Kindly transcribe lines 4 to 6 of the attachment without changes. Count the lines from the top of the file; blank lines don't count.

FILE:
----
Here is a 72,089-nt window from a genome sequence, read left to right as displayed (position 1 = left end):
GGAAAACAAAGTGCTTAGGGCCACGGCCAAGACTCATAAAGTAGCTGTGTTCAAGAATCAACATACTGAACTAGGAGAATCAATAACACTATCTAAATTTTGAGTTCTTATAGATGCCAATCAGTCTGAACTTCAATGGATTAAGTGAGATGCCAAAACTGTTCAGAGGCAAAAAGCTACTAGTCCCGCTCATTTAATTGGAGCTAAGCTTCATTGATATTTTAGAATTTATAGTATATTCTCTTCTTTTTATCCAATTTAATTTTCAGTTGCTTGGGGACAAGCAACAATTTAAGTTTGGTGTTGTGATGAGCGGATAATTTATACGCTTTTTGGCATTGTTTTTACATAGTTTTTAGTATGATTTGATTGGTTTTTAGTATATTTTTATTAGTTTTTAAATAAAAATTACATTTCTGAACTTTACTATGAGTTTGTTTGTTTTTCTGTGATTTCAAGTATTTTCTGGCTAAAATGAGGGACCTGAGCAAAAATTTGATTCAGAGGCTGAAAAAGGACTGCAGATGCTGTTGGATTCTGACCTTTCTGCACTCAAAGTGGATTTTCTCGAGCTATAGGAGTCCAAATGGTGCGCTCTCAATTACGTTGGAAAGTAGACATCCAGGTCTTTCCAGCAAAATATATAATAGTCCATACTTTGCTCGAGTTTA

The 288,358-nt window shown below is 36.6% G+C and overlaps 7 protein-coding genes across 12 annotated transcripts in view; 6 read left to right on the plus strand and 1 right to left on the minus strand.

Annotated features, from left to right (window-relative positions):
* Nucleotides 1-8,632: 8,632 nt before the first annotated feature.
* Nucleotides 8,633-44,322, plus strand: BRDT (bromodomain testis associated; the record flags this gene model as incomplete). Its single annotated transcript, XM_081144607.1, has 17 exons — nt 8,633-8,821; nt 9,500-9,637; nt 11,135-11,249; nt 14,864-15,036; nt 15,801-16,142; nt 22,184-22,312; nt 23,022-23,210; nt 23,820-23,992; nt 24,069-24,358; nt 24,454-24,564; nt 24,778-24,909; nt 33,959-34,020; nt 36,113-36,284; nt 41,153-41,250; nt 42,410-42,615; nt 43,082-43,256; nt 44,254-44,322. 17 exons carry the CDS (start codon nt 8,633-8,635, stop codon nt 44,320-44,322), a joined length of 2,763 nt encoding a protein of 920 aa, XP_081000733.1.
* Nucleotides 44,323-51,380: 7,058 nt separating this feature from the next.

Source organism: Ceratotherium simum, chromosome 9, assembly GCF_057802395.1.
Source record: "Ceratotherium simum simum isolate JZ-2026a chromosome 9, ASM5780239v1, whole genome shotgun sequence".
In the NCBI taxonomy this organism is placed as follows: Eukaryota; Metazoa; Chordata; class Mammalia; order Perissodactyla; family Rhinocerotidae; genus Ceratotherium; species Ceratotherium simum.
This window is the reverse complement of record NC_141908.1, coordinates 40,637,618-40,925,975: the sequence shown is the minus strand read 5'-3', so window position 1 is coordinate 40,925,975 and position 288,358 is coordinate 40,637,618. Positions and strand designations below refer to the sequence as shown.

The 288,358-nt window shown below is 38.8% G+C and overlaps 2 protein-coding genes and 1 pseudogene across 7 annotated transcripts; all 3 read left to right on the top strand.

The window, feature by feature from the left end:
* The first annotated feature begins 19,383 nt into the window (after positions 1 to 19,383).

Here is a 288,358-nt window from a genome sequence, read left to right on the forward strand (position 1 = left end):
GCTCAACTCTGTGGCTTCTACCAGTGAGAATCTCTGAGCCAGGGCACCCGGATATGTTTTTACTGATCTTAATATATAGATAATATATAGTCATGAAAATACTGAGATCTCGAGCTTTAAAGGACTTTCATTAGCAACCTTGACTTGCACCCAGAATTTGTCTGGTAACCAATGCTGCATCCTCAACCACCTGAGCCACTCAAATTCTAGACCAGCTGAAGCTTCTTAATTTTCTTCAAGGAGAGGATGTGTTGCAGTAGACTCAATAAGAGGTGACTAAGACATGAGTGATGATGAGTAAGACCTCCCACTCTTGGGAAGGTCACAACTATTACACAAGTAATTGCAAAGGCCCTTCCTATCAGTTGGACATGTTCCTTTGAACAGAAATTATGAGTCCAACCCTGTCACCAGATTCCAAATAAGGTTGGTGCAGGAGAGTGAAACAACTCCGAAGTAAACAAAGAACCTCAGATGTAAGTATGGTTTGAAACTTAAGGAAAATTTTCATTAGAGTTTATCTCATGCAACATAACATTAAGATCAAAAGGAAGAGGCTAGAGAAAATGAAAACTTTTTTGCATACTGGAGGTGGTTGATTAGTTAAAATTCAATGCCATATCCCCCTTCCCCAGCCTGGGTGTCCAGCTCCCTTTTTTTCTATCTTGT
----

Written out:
Annotated features, from left to right (window-relative positions):
* Nucleotides 1-8,632: 8,632 nt before the first annotated feature.
* Nucleotides 8,633-44,322, plus strand: BRDT (bromodomain testis associated; the record flags this gene model as incomplete). Its single annotated transcript, XM_081144607.1, has 17 exons — nt 8,633-8,821; nt 9,500-9,637; nt 11,135-11,249; nt 14,864-15,036; nt 15,801-16,142; nt 22,184-22,312; nt 23,022-23,210; nt 23,820-23,992; nt 24,069-24,358; nt 24,454-24,564; nt 24,778-24,909; nt 33,959-34,020; nt 36,113-36,284; nt 41,153-41,250; nt 42,410-42,615; nt 43,082-43,256; nt 44,254-44,322. 17 exons carry the CDS (start codon nt 8,633-8,635, stop codon nt 44,320-44,322), a joined length of 2,763 nt encoding a protein of 920 aa, XP_081000733.1.